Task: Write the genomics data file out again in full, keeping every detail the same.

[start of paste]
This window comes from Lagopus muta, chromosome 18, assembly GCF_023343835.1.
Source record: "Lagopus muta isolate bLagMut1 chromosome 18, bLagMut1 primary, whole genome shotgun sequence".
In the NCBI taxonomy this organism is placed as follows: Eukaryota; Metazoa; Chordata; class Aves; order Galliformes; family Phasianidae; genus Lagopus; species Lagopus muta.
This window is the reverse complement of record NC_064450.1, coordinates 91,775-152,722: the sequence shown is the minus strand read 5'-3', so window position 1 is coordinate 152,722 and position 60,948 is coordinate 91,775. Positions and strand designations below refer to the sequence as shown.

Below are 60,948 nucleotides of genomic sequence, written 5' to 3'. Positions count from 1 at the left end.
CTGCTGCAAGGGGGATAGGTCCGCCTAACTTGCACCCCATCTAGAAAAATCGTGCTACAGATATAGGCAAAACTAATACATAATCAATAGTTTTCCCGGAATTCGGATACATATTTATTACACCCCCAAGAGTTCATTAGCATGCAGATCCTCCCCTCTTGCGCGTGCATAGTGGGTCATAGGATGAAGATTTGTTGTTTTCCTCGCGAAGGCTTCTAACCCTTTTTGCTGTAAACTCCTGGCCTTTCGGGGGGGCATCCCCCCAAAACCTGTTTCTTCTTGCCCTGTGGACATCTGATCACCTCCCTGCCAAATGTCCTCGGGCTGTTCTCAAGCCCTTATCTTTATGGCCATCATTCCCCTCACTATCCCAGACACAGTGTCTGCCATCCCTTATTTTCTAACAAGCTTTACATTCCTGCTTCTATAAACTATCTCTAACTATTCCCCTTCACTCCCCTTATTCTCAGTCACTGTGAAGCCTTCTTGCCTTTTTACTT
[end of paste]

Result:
This window comes from Lagopus muta, chromosome 18, assembly GCF_023343835.1.
Source record: "Lagopus muta isolate bLagMut1 chromosome 18, bLagMut1 primary, whole genome shotgun sequence".
In the NCBI taxonomy this organism is placed as follows: Eukaryota; Metazoa; Chordata; class Aves; order Galliformes; family Phasianidae; genus Lagopus; species Lagopus muta.
This window is the reverse complement of record NC_064450.1, coordinates 91,775-152,722: the sequence shown is the minus strand read 5'-3', so window position 1 is coordinate 152,722 and position 60,948 is coordinate 91,775. Positions and strand designations below refer to the sequence as shown.

Below are 60,948 nucleotides of genomic sequence, written 5' to 3'. Positions count from 1 at the left end.
CTGCTGCAAGGGGGATAGGTCCGCCTAACTTGCACCCCATCTAGAAAAATCGTGCTACAGATATAGGCAAAACTAATACATAATCAATAGTTTTCCCGGAATTCGGATACATATTTATTACACCCCCAAGAGTTCATTAGCATGCAGATCCTCCCCTCTTGCGCGTGCATAGTGGGTCATAGGATGAAGATTTGTTGTTTTCCTCGCGAAGGCTTCTAACCCTTTTTGCTGTAAACTCCTGGCCTTTCGGGGGGGCATCCCCCCAAAACCTGTTTCTTCTTGCCCTGTGGACATCTGATCACCTCCCTGCCAAATGTCCTCGGGCTGTTCTCAAGCCCTTATCTTTATGGCCATCATTCCCCTCACTATCCCAGACACAGTGTCTGCCATCCCTTATTTTCTAACAAGCTTTACATTCCTGCTTCTATAAACTATCTCTAACTATTCCCCTTCACTCCCCTTATTCTCAGTCACTGTGAAGCCTTCTTGCCTTTTTACTT